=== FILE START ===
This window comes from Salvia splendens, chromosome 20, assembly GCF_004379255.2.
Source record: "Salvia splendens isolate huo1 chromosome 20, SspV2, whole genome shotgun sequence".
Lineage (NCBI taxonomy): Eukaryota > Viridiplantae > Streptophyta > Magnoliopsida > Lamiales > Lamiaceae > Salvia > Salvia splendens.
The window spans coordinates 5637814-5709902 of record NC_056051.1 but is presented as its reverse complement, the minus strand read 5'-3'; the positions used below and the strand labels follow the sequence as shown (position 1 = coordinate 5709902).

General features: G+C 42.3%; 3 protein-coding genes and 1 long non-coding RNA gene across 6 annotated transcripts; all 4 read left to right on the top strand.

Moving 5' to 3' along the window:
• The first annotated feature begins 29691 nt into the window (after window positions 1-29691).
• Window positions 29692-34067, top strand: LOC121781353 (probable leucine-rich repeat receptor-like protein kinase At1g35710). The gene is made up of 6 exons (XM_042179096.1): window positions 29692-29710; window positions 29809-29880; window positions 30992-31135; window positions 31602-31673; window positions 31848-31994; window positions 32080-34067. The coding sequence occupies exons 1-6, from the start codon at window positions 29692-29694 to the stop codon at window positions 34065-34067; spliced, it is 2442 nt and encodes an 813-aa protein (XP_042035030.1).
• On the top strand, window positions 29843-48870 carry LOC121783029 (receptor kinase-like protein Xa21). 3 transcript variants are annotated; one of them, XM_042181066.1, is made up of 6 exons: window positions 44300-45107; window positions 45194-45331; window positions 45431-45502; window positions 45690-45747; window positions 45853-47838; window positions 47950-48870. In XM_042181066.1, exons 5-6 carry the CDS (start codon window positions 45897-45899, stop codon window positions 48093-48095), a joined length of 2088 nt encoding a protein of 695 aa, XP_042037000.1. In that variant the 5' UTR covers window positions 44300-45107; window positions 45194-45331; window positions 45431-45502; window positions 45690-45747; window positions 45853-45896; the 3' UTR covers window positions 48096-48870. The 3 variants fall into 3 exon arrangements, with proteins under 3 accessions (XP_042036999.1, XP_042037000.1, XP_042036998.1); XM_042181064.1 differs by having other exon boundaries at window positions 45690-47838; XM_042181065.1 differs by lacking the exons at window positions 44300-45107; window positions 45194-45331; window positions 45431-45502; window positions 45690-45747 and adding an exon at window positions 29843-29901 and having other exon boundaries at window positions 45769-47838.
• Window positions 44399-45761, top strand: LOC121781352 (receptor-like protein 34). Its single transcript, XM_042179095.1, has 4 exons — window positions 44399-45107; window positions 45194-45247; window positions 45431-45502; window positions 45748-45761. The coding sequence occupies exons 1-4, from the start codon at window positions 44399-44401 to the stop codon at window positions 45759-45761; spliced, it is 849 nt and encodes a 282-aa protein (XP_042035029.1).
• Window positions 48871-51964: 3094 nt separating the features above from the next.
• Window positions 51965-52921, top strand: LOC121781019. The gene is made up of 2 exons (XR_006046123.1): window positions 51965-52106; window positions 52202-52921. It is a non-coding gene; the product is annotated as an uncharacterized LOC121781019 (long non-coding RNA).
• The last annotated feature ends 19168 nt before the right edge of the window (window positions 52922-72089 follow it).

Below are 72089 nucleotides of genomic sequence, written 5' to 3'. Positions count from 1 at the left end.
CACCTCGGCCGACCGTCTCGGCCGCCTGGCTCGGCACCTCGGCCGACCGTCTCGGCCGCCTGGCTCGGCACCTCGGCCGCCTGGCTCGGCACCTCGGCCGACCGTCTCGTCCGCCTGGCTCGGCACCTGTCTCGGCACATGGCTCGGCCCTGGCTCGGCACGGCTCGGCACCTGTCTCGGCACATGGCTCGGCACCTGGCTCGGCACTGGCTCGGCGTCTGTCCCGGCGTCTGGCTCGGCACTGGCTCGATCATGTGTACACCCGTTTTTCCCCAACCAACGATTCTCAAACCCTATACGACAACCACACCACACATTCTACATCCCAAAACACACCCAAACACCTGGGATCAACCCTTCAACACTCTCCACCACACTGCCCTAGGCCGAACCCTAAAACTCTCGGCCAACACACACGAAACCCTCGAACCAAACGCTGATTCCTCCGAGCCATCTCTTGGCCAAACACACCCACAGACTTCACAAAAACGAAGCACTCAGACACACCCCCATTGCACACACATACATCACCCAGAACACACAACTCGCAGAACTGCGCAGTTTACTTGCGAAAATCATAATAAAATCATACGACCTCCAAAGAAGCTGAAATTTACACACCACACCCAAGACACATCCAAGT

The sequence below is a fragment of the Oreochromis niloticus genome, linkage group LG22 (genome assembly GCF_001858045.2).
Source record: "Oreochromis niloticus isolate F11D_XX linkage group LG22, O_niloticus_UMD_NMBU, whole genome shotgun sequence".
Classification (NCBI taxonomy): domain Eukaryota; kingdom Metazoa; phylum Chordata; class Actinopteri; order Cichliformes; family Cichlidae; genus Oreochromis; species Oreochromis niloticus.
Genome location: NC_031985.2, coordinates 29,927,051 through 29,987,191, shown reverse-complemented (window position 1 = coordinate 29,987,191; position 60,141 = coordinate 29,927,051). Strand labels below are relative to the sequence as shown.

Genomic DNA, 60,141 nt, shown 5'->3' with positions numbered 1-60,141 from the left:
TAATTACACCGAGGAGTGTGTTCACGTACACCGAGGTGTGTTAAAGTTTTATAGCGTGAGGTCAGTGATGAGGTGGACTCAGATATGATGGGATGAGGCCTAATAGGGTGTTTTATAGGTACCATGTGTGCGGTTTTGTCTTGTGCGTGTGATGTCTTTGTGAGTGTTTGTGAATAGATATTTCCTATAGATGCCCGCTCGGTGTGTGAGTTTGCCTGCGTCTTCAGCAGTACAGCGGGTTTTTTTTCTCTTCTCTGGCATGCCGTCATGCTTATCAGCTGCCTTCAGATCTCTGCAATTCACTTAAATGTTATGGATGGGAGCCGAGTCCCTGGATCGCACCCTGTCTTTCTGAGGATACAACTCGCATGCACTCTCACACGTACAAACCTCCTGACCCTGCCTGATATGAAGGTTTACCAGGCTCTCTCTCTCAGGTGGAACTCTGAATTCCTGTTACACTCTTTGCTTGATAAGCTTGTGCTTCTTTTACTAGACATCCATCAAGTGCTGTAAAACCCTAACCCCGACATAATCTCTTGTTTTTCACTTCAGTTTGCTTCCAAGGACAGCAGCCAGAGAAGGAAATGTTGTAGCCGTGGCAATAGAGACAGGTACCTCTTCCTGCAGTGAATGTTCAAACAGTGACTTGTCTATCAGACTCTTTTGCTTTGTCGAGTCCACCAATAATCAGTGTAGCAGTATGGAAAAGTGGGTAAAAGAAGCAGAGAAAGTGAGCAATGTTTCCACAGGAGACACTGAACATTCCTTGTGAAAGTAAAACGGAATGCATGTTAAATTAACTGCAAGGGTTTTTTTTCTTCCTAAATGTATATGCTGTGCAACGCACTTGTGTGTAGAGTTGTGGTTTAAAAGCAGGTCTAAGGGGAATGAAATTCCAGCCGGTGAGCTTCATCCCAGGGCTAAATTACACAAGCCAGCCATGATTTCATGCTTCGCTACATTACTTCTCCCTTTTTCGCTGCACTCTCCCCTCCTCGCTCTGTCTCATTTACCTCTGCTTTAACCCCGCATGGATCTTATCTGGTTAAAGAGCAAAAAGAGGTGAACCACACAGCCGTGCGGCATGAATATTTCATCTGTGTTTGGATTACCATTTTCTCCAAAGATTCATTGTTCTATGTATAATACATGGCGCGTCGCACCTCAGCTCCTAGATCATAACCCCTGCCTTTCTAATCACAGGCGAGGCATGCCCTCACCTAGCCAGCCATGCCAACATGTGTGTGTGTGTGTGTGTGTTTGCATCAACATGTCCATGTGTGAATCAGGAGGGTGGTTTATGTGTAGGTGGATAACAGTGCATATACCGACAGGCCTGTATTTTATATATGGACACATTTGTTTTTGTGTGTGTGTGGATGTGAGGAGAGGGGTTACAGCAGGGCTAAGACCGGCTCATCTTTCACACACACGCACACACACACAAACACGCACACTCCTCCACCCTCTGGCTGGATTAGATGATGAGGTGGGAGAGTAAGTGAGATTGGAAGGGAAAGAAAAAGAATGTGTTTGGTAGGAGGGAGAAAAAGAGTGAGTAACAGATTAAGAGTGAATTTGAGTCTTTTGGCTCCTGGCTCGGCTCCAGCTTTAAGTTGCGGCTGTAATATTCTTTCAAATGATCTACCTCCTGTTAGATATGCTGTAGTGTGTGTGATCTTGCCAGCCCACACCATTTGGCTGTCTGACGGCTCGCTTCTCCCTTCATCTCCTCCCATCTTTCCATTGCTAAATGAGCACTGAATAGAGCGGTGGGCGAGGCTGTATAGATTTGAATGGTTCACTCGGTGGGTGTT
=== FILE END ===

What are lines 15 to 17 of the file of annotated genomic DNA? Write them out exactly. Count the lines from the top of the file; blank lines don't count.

CACCTCGGCCGACCGTCTCGGCCGCCTGGCTCGGCACCTCGGCCGACCGTCTCGGCCGCCTGGCTCGGCACCTCGGCCGCCTGGCTCGGCACCTCGGCCGACCGTCTCGTCCGCCTGGCTCGGCACCTGTCTCGGCACATGGCTCGGCCCTGGCTCGGCACGGCTCGGCACCTGTCTCGGCACATGGCTCGGCACCTGGCTCGGCACTGGCTCGGCGTCTGTCCCGGCGTCTGGCTCGGCACTGGCTCGATCATGTGTACACCCGTTTTTCCCCAACCAACGATTCTCAAACCCTATACGACAACCACACCACACATTCTACATCCCAAAACACACCCAAACACCTGGGATCAACCCTTCAACACTCTCCACCACACTGCCCTAGGCCGAACCCTAAAACTCTCGGCCAACACACACGAAACCCTCGAACCAAACGCTGATTCCTCCGAGCCATCTCTTGGCCAAACACACCCACAGACTTCACAAAAACGAAGCACTCAGACACACCCCCATTGCACACACATACATCACCCAGAACACACAACTCGCAGAACTGCGCAGTTTACTTGCGAAAATCATAATAAAATCATACGACCTCCAAAGAAGCTGAAATTTACACACCACACCCAAGACACATCCAAGT

The sequence below is a fragment of the Oreochromis niloticus genome, linkage group LG22 (genome assembly GCF_001858045.2).
Source record: "Oreochromis niloticus isolate F11D_XX linkage group LG22, O_niloticus_UMD_NMBU, whole genome shotgun sequence".